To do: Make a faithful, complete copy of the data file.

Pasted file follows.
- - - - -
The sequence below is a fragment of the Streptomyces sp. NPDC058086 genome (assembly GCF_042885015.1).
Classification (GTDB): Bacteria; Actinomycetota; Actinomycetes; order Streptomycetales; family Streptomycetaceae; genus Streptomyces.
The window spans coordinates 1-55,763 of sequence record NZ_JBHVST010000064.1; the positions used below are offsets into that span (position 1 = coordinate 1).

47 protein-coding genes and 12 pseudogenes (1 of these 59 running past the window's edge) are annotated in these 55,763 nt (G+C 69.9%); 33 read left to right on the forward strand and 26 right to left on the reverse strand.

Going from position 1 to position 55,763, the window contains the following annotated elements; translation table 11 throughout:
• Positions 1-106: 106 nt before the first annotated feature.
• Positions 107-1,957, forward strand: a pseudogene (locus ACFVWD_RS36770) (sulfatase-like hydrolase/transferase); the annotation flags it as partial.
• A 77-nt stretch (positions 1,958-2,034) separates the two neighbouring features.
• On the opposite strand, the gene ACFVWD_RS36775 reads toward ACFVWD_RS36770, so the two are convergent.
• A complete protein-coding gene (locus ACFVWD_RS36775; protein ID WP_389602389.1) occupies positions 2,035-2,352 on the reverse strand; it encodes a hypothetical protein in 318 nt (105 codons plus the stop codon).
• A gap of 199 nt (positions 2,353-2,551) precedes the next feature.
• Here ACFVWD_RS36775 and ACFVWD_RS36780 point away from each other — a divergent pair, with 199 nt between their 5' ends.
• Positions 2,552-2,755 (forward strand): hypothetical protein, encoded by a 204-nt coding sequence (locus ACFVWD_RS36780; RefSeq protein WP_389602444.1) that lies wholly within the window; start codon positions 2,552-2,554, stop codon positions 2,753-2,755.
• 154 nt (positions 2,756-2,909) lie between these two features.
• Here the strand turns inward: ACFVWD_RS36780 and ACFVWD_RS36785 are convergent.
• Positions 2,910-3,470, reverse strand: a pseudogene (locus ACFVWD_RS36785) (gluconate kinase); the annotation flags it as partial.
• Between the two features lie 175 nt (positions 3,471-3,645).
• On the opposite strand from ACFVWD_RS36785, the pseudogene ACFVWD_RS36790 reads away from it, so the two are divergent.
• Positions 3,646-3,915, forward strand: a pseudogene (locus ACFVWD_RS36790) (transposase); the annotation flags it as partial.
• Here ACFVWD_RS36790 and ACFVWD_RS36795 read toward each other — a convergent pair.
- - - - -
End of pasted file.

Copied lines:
The sequence below is a fragment of the Streptomyces sp. NPDC058086 genome (assembly GCF_042885015.1).
Classification (GTDB): Bacteria; Actinomycetota; Actinomycetes; order Streptomycetales; family Streptomycetaceae; genus Streptomyces.
The window spans coordinates 1-55,763 of sequence record NZ_JBHVST010000064.1; the positions used below are offsets into that span (position 1 = coordinate 1).

47 protein-coding genes and 12 pseudogenes (1 of these 59 running past the window's edge) are annotated in these 55,763 nt (G+C 69.9%); 33 read left to right on the forward strand and 26 right to left on the reverse strand.

Going from position 1 to position 55,763, the window contains the following annotated elements; translation table 11 throughout:
• Positions 1-106: 106 nt before the first annotated feature.
• Positions 107-1,957, forward strand: a pseudogene (locus ACFVWD_RS36770) (sulfatase-like hydrolase/transferase); the annotation flags it as partial.
• A 77-nt stretch (positions 1,958-2,034) separates the two neighbouring features.
• On the opposite strand, the gene ACFVWD_RS36775 reads toward ACFVWD_RS36770, so the two are convergent.
• A complete protein-coding gene (locus ACFVWD_RS36775; protein ID WP_389602389.1) occupies positions 2,035-2,352 on the reverse strand; it encodes a hypothetical protein in 318 nt (105 codons plus the stop codon).
• A gap of 199 nt (positions 2,353-2,551) precedes the next feature.
• Here ACFVWD_RS36775 and ACFVWD_RS36780 point away from each other — a divergent pair, with 199 nt between their 5' ends.
• Positions 2,552-2,755 (forward strand): hypothetical protein, encoded by a 204-nt coding sequence (locus ACFVWD_RS36780; RefSeq protein WP_389602444.1) that lies wholly within the window; start codon positions 2,552-2,554, stop codon positions 2,753-2,755.
• 154 nt (positions 2,756-2,909) lie between these two features.
• Here the strand turns inward: ACFVWD_RS36780 and ACFVWD_RS36785 are convergent.
• Positions 2,910-3,470, reverse strand: a pseudogene (locus ACFVWD_RS36785) (gluconate kinase); the annotation flags it as partial.
• Between the two features lie 175 nt (positions 3,471-3,645).
• On the opposite strand from ACFVWD_RS36785, the pseudogene ACFVWD_RS36790 reads away from it, so the two are divergent.
• Positions 3,646-3,915, forward strand: a pseudogene (locus ACFVWD_RS36790) (transposase); the annotation flags it as partial.
• Here ACFVWD_RS36790 and ACFVWD_RS36795 read toward each other — a convergent pair.